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Monthly Archives: January 2016

Learning about an old join syntax, the hard way

Today I discovered that there is an interesting way to join tables

select c.name, o.order_amount 
from customers c, orders o
where c.id *= o.customer_id

But before you get excited, this syntax has been long gone for years. *= is no more.

We have had a critical system that started a never-ending migration from one version of the application to another. Remaining were a few sets of users that were still on the old version for a couple years. I kept putting off upgrading the SQL Server in hopes that it would one day go away but the time came that I couldn’t wait any longer. In a farm of 200+ SQL Servers, this was my last SQL 2005 server.

During the migration planning I took a trace and ran it through upgrade adviser. It was about a 15 minute trace during peak business hours and captured a decent amount of activity. Everything checked out with no critical findings. We did discover that the backup client would need upgraded but that would be done anyway as part of the parallel server upgrade.

I got a little greedy, skipped Windows 2008, and spun up a Windows 2012/SQL 2012 server and restored a copy of the database to that server. Some testing was done but not quite enough.

When the big day came to migrate the database to a new server, I followed these steps
1. restore the most recent full backup and leave it in recovery (done a day before)
2. set single user mode and disable all the user accounts on the old server
3. take a differential backup on the old server
4. restore the differential and recover the database on the new server
5. power down the old server and change its host A record to a cname to the new server (I’d rather change connection strings, but this thing is really old and we couldn’t be sure we found them all)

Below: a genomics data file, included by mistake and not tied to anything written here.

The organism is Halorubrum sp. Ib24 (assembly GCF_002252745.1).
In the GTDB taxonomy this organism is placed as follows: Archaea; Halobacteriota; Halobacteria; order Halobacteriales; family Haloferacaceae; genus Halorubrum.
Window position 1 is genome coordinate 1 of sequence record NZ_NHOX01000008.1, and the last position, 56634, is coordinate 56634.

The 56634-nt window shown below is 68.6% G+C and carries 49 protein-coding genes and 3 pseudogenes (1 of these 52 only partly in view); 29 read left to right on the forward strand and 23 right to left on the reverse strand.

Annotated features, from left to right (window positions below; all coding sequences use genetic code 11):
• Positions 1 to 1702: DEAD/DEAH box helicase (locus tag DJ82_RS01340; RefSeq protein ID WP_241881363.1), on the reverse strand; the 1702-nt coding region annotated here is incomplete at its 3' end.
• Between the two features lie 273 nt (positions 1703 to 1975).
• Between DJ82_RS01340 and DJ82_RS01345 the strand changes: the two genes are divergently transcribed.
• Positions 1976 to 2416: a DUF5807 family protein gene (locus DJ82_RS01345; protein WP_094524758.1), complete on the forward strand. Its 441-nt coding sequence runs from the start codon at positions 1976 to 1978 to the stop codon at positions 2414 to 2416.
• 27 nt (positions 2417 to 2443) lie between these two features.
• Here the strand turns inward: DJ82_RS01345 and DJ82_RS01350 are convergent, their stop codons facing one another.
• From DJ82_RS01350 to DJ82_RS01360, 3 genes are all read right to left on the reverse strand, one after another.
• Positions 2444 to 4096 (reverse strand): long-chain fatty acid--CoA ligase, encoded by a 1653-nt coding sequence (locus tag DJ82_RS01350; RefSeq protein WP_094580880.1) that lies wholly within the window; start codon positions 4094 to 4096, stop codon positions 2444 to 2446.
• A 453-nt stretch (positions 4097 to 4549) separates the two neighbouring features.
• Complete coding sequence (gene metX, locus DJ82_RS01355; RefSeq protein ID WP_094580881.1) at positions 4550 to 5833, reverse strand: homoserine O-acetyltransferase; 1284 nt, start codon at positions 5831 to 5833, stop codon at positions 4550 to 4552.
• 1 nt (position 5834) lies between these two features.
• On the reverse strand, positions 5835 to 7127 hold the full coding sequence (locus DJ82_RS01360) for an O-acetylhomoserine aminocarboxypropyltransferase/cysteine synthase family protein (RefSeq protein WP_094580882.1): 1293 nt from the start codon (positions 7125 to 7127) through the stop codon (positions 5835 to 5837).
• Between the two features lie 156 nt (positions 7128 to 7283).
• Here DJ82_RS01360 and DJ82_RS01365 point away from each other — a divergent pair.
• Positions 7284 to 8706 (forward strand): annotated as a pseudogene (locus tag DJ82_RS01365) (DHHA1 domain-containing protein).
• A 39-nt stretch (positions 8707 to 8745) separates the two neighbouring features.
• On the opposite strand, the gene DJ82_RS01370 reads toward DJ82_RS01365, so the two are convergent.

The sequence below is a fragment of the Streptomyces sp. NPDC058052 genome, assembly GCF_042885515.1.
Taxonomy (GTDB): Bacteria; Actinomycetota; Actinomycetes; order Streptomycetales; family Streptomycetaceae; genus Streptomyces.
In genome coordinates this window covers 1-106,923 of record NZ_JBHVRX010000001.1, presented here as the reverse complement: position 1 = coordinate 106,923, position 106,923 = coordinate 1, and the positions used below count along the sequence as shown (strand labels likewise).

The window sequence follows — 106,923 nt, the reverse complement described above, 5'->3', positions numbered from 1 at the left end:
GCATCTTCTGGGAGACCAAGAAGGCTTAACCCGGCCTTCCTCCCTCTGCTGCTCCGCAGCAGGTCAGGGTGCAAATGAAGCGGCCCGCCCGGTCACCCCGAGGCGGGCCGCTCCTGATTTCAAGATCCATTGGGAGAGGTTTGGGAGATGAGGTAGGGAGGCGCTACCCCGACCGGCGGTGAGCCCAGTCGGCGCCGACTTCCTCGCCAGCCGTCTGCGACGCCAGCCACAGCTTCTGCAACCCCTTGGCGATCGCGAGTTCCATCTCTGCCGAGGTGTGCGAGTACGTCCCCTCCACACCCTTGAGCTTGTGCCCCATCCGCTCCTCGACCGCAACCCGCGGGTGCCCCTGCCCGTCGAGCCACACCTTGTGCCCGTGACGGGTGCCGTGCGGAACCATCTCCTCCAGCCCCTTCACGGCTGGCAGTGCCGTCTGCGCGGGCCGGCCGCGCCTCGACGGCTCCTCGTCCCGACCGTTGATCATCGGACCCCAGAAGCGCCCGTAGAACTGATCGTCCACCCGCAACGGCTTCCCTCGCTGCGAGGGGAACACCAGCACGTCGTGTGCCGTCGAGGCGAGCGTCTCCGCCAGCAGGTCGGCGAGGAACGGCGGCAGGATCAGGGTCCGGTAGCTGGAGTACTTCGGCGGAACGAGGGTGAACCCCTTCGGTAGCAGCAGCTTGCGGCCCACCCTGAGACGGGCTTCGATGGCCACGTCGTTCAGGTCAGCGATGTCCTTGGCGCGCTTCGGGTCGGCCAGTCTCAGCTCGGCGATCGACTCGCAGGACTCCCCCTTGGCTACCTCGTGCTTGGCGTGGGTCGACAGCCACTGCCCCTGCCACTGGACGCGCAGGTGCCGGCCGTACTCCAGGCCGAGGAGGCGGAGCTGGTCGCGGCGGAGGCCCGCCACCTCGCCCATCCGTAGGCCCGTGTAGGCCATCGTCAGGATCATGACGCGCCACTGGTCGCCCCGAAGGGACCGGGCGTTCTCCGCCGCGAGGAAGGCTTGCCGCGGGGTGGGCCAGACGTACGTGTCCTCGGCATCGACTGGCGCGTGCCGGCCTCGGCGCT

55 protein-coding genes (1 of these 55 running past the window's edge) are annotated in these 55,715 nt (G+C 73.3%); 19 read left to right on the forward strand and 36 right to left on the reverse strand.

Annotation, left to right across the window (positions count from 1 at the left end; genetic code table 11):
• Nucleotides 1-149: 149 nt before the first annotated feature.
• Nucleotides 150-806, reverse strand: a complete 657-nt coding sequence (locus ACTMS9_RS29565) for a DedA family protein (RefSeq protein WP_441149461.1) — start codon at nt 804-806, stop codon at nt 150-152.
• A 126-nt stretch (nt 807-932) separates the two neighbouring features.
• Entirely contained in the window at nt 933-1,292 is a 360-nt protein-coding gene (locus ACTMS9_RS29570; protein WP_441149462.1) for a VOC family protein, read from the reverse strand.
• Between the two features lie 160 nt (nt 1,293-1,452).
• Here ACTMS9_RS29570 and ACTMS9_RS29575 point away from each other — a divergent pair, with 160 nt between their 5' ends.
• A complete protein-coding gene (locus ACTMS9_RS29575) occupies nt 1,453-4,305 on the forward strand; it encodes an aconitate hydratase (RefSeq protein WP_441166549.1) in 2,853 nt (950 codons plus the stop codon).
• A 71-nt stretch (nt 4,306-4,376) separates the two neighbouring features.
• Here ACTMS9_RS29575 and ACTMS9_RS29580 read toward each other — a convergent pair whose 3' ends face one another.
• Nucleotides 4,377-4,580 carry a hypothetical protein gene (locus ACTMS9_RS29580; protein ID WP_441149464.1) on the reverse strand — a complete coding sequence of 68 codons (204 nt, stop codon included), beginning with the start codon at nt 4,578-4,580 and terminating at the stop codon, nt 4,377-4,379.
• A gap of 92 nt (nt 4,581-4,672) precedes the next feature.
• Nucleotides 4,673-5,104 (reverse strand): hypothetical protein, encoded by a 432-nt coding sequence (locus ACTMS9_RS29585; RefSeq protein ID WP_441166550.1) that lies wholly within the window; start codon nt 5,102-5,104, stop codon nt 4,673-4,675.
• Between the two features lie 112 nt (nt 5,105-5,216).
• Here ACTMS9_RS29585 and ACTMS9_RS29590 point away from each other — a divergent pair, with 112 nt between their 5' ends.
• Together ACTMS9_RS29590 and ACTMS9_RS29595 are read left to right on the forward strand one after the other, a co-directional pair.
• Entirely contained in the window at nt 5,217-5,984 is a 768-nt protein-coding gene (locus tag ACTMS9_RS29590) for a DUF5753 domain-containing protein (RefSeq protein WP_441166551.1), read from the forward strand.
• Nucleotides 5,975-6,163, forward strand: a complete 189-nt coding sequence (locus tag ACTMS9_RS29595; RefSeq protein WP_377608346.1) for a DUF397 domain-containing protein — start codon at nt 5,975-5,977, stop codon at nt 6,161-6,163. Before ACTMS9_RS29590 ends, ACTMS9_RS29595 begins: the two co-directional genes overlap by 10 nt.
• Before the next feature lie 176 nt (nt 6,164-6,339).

6. Map logins and fix any orphans
7. Take a full backup and start a new log backup chain

Everything went better than expected. I actually planned for 3 hours of downtime in case I had to do a full backup and restore for some reason. It ended up only taking 20 minutes and I could see the clients automatically reconnecting so things looked good. We had planned a thorough checkout, but after the 3 hours so there was about 2 hours and 40 minutes of users connecting before we were really sure everything was ok.

As it turns out, my upgrade adviser trace wasn’t enough data. This old syntax was used in some startup procedure so it didn’t show up in the trace. I’m not sure if upgrade adviser would have caught this but the deprecated code is clearly documented.

https://technet.microsoft.com/en-us/library/ms143729(v=sql.105).aspx

Another interesting thing I learned was SQL2012 does not have the SQL 2000 compatibility level for databases available. That means during my restore, the database was upgraded to 2005 and this old syntax broke. However, SQL 2008 R2 does have the SQL 2000 level available.

I was considering aborting, changing dns back, powering down the new server and powering up the old server. That would have been relatively quick and I could have had my day back. But, that would sign myself and others up for another weekend maintenance window.

I decided to double check this was the problem and I powered up the old server and verified that the query worked on the old database server and not on the new database server. I then checked another 2008 server and tried the syntax out on another old database I found, sure enough it worked so I had another option.

I took the next couple hours to build a new VM, install SQL 2008. I followed the same steps as before and fortunately this time things worked out much better. Just a 6 hour upgrade that should have taken 20 minutes. If you have any SQL 2005 servers still around, waiting until that April 12th end of support deadline, make sure to watch out for the “*=”.

 
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Posted by on January 12, 2016 in SQL Admin